No other ancient artifact has been the subject of more intense, decades-long international debate than the Elgin Marbles. Since the 1980s the Greek government has in a spirit of nationalism argued for the repatriation of these classical masterpieces from the British Museum in London. But an old debate now gains a new dimension: Brexit.
The marbles, built for the Athenian Parthenon in 5th century BCE, have resided in the British Museum since the early 19th century, when Ottoman authorities granted permission to Lord Elgin for the removal of about half of the surviving marbles. That portion is currently in the ownership of the Trustees of the British Museum. Much of the debate on their repatriation has remained unchanged since the 80s. The Greeks argue that the marbles, as relics of their national cultural heritage, rightfully belong to them. The British Museum, on the other hand, contends that the marbles transcend national boundaries as part of a global cultural heritage.
Certain activists and Greek politicians have recently come to see the UK’s Brexit vote as an opportunity to shake up this debate. Since all 27 remaining states in the European Union can veto the exit deal, Greece could attempt to muscle into the final accord the repatriation of the Elgin Marbles. By refusing to comply with the political and economic terms of the agreement until the United Kingdom should agree to the repatriation, Greece could hold the U.K hostage for the marbles.
Though the general issue of the Elgin marbles is multidimensional, the employment of Brexit in it is misguided. This strategy wrongly conflates the political with the cultural; it hinges the consequences of a democratic political decision on a dispute over art, and it holds the British people responsible for a question that they never voted to answer.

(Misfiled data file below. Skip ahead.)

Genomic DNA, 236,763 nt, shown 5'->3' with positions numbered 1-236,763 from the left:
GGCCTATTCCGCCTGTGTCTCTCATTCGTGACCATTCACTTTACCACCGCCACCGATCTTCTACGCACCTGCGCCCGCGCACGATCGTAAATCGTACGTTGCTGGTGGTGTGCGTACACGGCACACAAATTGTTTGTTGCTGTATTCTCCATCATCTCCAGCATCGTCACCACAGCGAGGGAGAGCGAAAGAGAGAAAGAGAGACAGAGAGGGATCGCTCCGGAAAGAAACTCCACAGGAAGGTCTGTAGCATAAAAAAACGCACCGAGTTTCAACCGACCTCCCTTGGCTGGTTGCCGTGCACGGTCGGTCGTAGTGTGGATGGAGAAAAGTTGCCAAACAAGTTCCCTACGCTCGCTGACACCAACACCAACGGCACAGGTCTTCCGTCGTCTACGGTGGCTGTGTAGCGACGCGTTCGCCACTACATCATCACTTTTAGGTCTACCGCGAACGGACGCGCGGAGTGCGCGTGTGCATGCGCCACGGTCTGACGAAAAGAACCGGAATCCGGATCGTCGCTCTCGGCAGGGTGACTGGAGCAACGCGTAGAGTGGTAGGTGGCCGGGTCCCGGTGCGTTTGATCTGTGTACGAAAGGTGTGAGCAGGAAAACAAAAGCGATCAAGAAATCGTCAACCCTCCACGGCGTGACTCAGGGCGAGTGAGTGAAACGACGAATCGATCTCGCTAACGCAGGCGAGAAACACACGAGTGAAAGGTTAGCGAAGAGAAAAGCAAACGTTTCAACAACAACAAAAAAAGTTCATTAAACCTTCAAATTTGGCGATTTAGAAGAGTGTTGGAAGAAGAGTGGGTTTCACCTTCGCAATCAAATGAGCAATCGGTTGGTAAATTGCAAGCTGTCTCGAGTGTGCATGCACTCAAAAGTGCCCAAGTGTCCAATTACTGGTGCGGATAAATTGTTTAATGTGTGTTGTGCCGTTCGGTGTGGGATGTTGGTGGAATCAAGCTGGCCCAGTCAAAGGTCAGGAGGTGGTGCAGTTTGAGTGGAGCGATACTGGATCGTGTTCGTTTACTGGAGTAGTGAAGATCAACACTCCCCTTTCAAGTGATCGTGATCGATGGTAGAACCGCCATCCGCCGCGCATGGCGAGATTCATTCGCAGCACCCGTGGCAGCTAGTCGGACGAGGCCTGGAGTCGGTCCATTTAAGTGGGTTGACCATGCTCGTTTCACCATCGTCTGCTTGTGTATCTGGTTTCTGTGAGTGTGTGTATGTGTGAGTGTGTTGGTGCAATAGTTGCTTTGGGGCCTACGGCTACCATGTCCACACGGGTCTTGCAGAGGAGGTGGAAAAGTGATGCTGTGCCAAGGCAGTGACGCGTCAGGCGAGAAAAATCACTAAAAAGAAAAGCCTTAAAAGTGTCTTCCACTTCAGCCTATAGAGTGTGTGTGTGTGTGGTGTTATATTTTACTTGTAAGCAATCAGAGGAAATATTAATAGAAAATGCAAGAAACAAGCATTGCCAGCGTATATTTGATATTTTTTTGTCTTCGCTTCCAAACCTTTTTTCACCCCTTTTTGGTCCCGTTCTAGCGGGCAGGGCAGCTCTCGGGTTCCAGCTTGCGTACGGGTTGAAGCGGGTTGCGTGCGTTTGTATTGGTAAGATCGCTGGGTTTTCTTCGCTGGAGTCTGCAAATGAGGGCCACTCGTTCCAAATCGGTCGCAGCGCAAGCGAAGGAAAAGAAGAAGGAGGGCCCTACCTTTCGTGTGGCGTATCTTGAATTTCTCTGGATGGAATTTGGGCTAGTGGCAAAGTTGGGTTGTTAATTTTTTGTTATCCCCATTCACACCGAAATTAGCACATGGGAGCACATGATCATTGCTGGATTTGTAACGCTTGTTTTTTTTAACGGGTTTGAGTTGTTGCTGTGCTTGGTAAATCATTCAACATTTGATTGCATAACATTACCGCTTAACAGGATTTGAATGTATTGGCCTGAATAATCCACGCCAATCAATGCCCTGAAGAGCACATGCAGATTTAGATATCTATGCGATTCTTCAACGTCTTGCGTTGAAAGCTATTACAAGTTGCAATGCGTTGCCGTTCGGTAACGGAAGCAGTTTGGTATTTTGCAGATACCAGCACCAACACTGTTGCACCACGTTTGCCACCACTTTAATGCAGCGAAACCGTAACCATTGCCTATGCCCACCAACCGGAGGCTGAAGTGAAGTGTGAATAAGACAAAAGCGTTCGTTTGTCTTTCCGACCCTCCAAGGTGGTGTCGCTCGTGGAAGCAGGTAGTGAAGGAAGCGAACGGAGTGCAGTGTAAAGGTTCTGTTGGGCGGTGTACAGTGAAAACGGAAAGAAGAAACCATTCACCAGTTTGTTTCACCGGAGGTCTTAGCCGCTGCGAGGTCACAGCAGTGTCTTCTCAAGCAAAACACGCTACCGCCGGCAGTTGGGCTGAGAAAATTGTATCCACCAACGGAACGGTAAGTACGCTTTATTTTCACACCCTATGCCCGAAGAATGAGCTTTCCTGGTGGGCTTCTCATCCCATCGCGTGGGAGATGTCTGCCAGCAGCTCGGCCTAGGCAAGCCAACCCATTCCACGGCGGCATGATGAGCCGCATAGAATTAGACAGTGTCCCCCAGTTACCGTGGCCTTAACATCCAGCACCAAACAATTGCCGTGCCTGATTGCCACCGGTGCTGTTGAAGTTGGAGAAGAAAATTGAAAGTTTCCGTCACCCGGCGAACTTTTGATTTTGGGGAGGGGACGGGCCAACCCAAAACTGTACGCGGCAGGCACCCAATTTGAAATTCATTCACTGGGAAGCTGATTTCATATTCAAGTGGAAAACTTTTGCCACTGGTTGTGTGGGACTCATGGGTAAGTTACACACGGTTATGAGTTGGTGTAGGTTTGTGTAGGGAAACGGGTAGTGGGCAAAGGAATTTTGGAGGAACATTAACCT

Geoffrey Robertson, a proponent of a Brexit deal with the Elgin marbles, writes in the Guardian that articles 3 and 167 of the Treaty of the European Union legitimize the use of the marbles in the negotiation; article 3 “ensures that Europe’s cultural heritage is safeguarded and enhanced.” Stelios Koulogou, a member of the European Parliament and an investigative journalist, furthers this argument by the assertion that, “The Parthenon Marbles are considered as the greatest symbol of European culture. Therefore, reuniting the marbles would be both a sign of respect and civilized relationship between Great Britain and the EU, and much more [than] a legal necessity.”
The problem is that the legal arguments for the return of the Elgin marbles are void. For years they hinged on some alleged historical uncertainty in Lord Elgin’s purchase from the Ottoman authorities. Many, however, including the British government, hold that the marbles were acquired in accordance with the law of the time. But the legality of the purchase, whatever it was, is anyway now irrelevant. In 2016 non-governmental campaigners brought the first ever legal suit on the issue to the European Court of Human Rights. The court dismissed it on the basis that the acquisition happened “too long ago,” well before any human rights agreement. The Greek Government itself, moreover, in 2015 ceased its attempt at a legal claim to the sculptures, and has officially committed to handle the issue by diplomacy alone.
The point is that there is no legal claim to the marbles; all arguments must therefore be cultural rather than legal. Yet the invocation of the articles of the Treaty of the European Union is a legal argument, for it employs law to justify the return of the marbles. Even the European Commission itself does not interpret those articles as pertaining to the controversy over the Elgin marble.